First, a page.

7  /

PL/SQL procedure successfully completed.

Elapsed: 00:00:37.82

which gives

SQL> select to_char(sample_time,'HH24:MI:SS')
  2  ,      is_awr_sample
  3  ,      event
  4  ,      session_state
  5  ,      to_char(tm_delta_time) tm_delta_time
  6  ,      to_char(tm_delta_cpu_time) tm_delta_cpu_time
  7  ,      to_char(tm_delta_db_time) tm_delta_db_time
  8  from   v$active_session_history
  9  where  session_id = 642
 10  and    sql_id     IN ('2nj4dm3qwmkqh','34y8jhfh5w4q9')
 11  order by sample_id desc;

TO_CHAR( I EVENT                     SESSION TM_DELTA_TIME   TM_DELTA_CPU_TIME TM_DELTA_DB_TIME
-------- - ------------------------- ------- --------------- ----------------- ----------------
15:05:43 N                           ON CPU  2019899         1089835           2019899
15:05:42 Y db file scattered read    WAITING
15:05:41 N db file scattered read    WAITING 2020879         1359793           2020879
15:05:40 N                           ON CPU
15:05:39 N db file scattered read    WAITING 2022891         1487774           2022891
15:05:38 N db file scattered read    WAITING
15:05:37 N db file scattered read    WAITING 2021913         1123828           2021913
15:05:36 N                           ON CPU
15:05:35 N db file scattered read    WAITING 2036914         953856            2036914
15:05:34 N                           ON CPU
15:05:33 N db file scattered read    WAITING 1017936         686895            1017936
15:05:32 Y db file scattered read    WAITING 2039867         897864            2039867
15:05:31 N db file scattered read    WAITING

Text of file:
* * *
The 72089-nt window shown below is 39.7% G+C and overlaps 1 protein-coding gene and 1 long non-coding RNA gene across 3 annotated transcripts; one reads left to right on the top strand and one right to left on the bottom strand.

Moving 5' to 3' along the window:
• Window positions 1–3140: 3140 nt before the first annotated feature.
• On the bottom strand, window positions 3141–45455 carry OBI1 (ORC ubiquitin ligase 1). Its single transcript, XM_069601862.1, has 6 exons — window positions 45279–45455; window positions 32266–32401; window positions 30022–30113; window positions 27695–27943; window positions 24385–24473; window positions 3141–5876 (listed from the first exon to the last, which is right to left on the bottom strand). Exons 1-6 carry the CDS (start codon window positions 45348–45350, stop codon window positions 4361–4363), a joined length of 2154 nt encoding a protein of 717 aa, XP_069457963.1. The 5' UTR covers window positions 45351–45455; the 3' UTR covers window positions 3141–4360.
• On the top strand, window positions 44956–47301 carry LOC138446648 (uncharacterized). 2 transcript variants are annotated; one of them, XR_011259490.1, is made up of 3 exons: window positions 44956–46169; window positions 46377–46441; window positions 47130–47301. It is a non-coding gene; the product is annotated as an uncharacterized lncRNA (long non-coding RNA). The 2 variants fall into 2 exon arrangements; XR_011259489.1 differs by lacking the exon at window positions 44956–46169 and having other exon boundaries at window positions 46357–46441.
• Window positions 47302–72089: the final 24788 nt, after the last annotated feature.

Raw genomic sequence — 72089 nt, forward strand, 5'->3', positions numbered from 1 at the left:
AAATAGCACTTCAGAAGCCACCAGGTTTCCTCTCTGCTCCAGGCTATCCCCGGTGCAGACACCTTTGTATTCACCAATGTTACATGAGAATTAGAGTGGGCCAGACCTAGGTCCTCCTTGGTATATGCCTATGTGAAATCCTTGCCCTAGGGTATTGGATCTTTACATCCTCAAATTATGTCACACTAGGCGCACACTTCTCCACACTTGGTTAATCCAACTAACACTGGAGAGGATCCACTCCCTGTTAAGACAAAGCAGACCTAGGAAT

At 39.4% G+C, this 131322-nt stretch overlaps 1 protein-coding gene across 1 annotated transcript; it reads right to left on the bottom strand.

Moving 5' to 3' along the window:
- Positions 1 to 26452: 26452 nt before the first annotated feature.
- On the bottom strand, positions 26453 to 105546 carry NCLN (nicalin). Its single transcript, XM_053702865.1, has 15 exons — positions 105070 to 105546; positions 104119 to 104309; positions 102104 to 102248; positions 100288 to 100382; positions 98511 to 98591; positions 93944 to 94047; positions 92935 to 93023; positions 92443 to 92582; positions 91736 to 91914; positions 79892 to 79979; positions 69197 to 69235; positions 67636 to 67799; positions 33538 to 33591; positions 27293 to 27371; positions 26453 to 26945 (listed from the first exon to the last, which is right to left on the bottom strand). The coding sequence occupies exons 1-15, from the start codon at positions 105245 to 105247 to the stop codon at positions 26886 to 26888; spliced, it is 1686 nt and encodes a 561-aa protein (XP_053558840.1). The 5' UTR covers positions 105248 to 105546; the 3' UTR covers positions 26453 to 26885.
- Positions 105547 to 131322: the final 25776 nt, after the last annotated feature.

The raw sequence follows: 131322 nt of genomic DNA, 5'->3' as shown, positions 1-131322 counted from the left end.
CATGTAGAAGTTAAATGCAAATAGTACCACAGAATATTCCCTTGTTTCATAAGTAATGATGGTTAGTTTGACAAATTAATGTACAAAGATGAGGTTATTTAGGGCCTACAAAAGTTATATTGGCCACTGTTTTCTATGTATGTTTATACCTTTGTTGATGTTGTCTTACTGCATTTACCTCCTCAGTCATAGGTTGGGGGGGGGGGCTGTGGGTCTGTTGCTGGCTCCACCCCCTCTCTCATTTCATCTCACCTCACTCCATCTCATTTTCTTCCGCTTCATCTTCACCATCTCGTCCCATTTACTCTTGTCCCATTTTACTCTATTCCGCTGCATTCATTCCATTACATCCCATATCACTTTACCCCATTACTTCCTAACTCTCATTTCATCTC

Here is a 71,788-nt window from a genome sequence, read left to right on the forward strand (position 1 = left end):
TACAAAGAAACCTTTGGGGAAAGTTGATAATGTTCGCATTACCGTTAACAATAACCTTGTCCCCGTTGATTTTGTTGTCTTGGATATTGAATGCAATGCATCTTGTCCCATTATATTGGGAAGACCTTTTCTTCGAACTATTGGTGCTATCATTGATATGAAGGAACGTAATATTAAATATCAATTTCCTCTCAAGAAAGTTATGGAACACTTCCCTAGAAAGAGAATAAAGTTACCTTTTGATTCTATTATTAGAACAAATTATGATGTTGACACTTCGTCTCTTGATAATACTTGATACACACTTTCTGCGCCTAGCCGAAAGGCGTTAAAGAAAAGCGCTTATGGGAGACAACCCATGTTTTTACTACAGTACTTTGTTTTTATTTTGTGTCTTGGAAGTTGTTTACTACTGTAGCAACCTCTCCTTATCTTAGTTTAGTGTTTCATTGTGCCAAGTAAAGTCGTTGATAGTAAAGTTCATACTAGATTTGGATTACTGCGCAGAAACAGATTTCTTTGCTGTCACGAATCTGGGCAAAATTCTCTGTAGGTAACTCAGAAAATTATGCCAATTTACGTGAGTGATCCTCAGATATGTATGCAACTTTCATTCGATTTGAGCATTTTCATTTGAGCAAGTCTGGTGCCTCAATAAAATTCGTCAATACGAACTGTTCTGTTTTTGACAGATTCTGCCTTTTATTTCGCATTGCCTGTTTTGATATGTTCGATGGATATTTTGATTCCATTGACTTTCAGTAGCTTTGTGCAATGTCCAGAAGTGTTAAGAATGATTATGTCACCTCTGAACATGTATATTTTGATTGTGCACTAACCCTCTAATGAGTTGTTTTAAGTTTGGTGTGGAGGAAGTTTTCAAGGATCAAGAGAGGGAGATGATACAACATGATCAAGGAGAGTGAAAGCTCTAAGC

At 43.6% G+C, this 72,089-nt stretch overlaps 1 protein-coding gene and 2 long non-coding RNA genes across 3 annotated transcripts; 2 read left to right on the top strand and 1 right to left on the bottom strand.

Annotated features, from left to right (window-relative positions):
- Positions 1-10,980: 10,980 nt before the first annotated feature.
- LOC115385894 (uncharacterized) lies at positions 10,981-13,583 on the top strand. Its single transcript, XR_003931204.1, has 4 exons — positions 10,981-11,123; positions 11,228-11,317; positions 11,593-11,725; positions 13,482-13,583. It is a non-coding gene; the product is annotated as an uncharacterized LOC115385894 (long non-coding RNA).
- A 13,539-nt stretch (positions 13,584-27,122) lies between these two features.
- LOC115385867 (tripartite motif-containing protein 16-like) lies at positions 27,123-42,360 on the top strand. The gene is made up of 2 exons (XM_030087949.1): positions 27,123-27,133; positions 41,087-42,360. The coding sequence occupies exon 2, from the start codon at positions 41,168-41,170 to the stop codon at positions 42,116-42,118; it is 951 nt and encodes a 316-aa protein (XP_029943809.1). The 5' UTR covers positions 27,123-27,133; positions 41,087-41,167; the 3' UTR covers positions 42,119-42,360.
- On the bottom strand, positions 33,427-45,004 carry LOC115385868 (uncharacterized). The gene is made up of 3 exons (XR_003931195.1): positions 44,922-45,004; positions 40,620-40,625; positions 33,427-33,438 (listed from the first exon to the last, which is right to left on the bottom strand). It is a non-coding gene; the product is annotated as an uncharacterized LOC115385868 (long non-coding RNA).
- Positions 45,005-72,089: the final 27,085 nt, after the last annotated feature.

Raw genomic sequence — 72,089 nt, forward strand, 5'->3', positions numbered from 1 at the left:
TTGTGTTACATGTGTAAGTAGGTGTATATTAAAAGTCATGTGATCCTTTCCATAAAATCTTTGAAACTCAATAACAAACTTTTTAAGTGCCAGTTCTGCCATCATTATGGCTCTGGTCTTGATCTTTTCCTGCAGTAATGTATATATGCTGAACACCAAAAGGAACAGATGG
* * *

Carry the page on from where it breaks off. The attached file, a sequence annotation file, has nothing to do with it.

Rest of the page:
15:05:30 N db file scattered read    WAITING 1928599         1035843           1928599
15:05:29 N                           ON CPU
15:05:28 N                           ON CPU  2069218         1185819           2069218
15:05:27 N                           ON CPU
15:05:26 N                           ON CPU  2092901         840872            2092901
15:05:25 N                           ON CPU
15:05:24 N db file scattered read    WAITING 1998272         1044841           1998272
15:05:23 N db file scattered read    WAITING
15:05:22 Y db file scattered read    WAITING 2052570         1131828           2052570
15:05:21 N                           ON CPU
15:05:20 N db file scattered read    WAITING 2021863         1411786           2021863
15:05:19 N                           ON CPU
15:05:18 N db file scattered read    WAITING 1674137         797879            1674137
15:05:17 N db file scattered read    WAITING
15:05:16 N                           ON CPU  2350338         270958            2350338
15:05:15 N                           ON CPU
15:05:14 N db file scattered read    WAITING 1944057         165975            1944057
15:05:13 N db file scattered read    WAITING
15:05:12 Y db file scattered read    WAITING 2078929         1194819           2078929
15:05:11 N db file scattered read    WAITING
15:05:10 N                           ON CPU  2052015         1266807           2052015
15:05:09 N                           ON CPU
15:05:08 N db file scattered read    WAITING 985873021       915860            1846906
15:05:07 N                           ON CPU
15:05:06 N                           ON CPU  6746807         836873            843056

82 rows selected.

SQL> 

As expected, we see from TM_DELTA_DB_TIME that we are mainly spending 100% of our time actively working or actively waiting.

But, because we’ve had to do some IO, the proportion of that time which is CPU has reduced and the difference between TM_DELTA_DB_TIME and TM_DELTA_CPU_TIME should be roughly the time spent actively waiting during that TM_DELTA_TIME.

But in this output immediately above, do we start to see some of the limitations in this data?